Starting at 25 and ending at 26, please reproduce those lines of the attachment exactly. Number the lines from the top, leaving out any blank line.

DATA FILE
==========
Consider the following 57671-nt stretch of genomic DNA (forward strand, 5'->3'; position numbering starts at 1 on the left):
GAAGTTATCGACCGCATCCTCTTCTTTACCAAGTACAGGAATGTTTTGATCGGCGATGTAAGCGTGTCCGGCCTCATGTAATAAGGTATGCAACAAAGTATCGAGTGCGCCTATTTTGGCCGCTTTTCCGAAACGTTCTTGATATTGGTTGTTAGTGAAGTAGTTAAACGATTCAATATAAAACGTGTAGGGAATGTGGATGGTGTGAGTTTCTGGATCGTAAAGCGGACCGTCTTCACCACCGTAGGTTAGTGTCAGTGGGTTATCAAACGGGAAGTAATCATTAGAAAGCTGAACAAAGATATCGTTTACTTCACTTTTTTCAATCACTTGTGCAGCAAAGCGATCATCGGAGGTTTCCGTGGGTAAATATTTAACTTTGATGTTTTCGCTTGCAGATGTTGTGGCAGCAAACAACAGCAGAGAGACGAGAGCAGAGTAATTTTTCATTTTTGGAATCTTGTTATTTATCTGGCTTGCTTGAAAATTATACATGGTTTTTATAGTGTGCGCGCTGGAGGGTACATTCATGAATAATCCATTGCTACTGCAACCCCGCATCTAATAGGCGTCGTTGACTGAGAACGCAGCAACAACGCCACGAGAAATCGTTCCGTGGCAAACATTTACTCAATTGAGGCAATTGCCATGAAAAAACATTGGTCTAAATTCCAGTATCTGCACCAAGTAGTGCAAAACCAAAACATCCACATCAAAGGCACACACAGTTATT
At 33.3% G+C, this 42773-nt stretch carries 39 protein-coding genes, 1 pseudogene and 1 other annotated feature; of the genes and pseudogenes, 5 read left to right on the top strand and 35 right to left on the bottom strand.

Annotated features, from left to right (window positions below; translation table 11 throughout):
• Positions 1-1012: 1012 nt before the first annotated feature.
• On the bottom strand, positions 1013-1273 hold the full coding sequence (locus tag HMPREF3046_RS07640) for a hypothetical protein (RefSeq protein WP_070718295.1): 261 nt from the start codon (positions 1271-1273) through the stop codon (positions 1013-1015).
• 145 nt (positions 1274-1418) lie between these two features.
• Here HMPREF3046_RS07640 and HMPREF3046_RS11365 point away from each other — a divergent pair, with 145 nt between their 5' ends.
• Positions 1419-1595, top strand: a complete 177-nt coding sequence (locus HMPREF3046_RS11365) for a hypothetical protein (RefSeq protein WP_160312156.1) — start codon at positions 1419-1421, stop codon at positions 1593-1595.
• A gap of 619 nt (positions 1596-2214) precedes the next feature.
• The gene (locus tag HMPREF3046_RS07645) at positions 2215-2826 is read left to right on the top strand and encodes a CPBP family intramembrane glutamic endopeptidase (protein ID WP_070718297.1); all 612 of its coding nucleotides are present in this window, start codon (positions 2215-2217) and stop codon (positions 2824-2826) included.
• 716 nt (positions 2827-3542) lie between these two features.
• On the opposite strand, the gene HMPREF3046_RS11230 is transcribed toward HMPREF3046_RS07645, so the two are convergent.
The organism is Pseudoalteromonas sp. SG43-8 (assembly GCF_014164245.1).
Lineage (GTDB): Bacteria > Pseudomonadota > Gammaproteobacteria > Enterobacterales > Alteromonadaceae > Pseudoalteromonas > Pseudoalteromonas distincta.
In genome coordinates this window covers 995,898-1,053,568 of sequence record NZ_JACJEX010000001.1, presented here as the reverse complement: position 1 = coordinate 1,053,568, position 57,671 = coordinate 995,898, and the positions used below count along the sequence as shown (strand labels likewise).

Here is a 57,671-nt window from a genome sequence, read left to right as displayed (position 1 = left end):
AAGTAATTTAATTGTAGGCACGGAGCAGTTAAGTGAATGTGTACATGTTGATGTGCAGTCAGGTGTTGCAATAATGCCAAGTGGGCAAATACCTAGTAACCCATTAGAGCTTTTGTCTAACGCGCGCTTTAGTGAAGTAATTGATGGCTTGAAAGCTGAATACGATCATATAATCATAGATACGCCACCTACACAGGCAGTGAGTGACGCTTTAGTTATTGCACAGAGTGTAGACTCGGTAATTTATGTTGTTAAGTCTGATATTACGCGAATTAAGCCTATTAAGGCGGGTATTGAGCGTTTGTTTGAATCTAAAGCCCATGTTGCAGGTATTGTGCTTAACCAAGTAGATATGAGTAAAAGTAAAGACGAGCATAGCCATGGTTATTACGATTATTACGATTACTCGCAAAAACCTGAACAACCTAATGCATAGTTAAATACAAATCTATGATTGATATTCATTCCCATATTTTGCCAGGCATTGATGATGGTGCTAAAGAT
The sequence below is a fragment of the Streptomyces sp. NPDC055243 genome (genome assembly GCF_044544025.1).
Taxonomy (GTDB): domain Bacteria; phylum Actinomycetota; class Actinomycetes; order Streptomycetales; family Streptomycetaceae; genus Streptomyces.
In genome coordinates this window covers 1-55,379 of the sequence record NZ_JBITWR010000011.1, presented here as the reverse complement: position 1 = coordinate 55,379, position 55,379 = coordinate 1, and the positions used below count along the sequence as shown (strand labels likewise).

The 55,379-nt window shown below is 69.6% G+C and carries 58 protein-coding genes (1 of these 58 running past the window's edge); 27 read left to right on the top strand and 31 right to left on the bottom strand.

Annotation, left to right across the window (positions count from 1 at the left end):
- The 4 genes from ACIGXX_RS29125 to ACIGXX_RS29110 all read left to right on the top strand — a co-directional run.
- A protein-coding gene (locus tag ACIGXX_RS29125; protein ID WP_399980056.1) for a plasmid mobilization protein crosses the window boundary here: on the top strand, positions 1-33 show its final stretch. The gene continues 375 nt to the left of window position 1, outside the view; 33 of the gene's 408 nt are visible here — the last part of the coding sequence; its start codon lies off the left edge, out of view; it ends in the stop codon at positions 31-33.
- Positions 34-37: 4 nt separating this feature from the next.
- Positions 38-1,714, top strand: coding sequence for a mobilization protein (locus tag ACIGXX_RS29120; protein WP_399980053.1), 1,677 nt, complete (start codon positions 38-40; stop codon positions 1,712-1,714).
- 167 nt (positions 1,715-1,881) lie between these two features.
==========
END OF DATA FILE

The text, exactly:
- A protein-coding gene (locus tag ACIGXX_RS29125; protein ID WP_399980056.1) for a plasmid mobilization protein crosses the window boundary here: on the top strand, positions 1-33 show its final stretch. The gene continues 375 nt to the left of window position 1, outside the view; 33 of the gene's 408 nt are visible here — the last part of the coding sequence; its start codon lies off the left edge, out of view; it ends in the stop codon at positions 31-33.
- Positions 34-37: 4 nt separating this feature from the next.